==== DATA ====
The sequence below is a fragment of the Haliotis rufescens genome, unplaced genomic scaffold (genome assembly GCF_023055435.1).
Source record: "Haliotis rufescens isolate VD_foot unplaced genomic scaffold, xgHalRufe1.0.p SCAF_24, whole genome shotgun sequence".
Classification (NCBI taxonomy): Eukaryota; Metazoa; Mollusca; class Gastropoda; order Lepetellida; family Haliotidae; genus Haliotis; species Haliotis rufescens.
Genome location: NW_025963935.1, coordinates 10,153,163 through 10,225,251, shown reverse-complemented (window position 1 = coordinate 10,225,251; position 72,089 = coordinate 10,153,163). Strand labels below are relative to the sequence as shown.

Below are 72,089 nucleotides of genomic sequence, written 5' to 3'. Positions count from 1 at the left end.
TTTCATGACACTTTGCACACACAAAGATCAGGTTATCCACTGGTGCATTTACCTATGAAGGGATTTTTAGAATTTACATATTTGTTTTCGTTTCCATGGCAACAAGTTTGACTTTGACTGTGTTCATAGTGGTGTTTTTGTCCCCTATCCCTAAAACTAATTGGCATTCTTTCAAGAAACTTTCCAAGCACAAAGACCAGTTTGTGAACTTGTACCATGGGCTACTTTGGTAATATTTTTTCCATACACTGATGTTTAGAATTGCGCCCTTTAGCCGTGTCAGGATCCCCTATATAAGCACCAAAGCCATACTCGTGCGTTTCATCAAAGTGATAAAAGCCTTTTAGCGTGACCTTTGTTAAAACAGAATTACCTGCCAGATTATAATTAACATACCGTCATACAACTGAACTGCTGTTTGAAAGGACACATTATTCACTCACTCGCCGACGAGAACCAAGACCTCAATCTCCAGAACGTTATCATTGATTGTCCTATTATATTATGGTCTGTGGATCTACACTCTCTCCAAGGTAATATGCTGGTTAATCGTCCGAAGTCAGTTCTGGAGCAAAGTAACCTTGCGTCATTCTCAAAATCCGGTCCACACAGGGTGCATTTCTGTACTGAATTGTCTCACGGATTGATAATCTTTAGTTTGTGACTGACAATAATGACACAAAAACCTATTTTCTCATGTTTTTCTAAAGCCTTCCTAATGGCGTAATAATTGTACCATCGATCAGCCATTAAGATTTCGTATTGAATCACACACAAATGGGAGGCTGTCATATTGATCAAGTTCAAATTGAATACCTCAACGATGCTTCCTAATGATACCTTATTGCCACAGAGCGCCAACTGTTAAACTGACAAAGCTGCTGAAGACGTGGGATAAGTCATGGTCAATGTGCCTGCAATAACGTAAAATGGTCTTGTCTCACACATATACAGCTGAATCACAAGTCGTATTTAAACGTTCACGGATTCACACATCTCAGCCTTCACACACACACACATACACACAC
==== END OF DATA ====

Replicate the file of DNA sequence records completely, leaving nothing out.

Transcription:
The sequence below is a fragment of the Haliotis rufescens genome, unplaced genomic scaffold (genome assembly GCF_023055435.1).
Source record: "Haliotis rufescens isolate VD_foot unplaced genomic scaffold, xgHalRufe1.0.p SCAF_24, whole genome shotgun sequence".
Classification (NCBI taxonomy): Eukaryota; Metazoa; Mollusca; class Gastropoda; order Lepetellida; family Haliotidae; genus Haliotis; species Haliotis rufescens.
Genome location: NW_025963935.1, coordinates 10,153,163 through 10,225,251, shown reverse-complemented (window position 1 = coordinate 10,225,251; position 72,089 = coordinate 10,153,163). Strand labels below are relative to the sequence as shown.

Below are 72,089 nucleotides of genomic sequence, written 5' to 3'. Positions count from 1 at the left end.
TTTCATGACACTTTGCACACACAAAGATCAGGTTATCCACTGGTGCATTTACCTATGAAGGGATTTTTAGAATTTACATATTTGTTTTCGTTTCCATGGCAACAAGTTTGACTTTGACTGTGTTCATAGTGGTGTTTTTGTCCCCTATCCCTAAAACTAATTGGCATTCTTTCAAGAAACTTTCCAAGCACAAAGACCAGTTTGTGAACTTGTACCATGGGCTACTTTGGTAATATTTTTTCCATACACTGATGTTTAGAATTGCGCCCTTTAGCCGTGTCAGGATCCCCTATATAAGCACCAAAGCCATACTCGTGCGTTTCATCAAAGTGATAAAAGCCTTTTAGCGTGACCTTTGTTAAAACAGAATTACCTGCCAGATTATAATTAACATACCGTCATACAACTGAACTGCTGTTTGAAAGGACACATTATTCACTCACTCGCCGACGAGAACCAAGACCTCAATCTCCAGAACGTTATCATTGATTGTCCTATTATATTATGGTCTGTGGATCTACACTCTCTCCAAGGTAATATGCTGGTTAATCGTCCGAAGTCAGTTCTGGAGCAAAGTAACCTTGCGTCATTCTCAAAATCCGGTCCACACAGGGTGCATTTCTGTACTGAATTGTCTCACGGATTGATAATCTTTAGTTTGTGACTGACAATAATGACACAAAAACCTATTTTCTCATGTTTTTCTAAAGCCTTCCTAATGGCGTAATAATTGTACCATCGATCAGCCATTAAGATTTCGTATTGAATCACACACAAATGGGAGGCTGTCATATTGATCAAGTTCAAATTGAATACCTCAACGATGCTTCCTAATGATACCTTATTGCCACAGAGCGCCAACTGTTAAACTGACAAAGCTGCTGAAGACGTGGGATAAGTCATGGTCAATGTGCCTGCAATAACGTAAAATGGTCTTGTCTCACACATATACAGCTGAATCACAAGTCGTATTTAAACGTTCACGGATTCACACATCTCAGCCTTCACACACACACACATACACACAC